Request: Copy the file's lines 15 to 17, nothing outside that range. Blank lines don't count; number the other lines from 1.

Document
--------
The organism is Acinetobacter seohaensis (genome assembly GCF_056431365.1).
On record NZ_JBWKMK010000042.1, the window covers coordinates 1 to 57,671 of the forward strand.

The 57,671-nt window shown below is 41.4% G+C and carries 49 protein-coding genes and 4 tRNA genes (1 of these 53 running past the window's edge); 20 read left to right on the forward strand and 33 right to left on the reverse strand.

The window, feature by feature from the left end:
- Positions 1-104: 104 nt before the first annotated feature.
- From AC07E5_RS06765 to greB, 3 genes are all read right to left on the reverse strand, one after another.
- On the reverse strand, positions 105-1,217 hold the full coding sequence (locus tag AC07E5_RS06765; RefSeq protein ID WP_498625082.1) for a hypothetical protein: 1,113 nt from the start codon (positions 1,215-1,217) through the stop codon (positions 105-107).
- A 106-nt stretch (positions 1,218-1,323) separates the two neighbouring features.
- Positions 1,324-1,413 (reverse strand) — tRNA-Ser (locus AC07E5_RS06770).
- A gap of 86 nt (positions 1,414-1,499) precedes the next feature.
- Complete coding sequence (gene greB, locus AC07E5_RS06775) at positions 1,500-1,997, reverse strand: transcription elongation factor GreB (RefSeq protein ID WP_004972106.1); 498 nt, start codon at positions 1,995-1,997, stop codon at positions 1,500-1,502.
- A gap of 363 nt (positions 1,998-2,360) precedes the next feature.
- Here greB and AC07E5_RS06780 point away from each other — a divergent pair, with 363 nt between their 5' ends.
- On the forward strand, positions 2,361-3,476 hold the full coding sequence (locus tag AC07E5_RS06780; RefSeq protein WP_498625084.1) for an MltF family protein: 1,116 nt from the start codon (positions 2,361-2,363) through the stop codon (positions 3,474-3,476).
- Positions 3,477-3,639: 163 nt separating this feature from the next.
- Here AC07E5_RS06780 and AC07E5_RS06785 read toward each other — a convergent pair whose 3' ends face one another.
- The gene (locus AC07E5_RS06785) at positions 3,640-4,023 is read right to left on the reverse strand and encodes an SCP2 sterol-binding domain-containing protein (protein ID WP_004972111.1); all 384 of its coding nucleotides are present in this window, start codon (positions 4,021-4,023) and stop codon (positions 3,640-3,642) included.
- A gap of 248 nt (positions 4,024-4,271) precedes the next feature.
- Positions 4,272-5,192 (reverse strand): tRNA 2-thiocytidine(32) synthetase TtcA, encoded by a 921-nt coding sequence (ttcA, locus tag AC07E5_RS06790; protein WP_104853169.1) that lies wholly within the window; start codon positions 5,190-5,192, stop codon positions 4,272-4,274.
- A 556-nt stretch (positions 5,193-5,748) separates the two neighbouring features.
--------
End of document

- Positions 3,477-3,639: 163 nt separating this feature from the next.
- Here AC07E5_RS06780 and AC07E5_RS06785 read toward each other — a convergent pair whose 3' ends face one another.
- The gene (locus AC07E5_RS06785) at positions 3,640-4,023 is read right to left on the reverse strand and encodes an SCP2 sterol-binding domain-containing protein (protein ID WP_004972111.1); all 384 of its coding nucleotides are present in this window, start codon (positions 4,021-4,023) and stop codon (positions 3,640-3,642) included.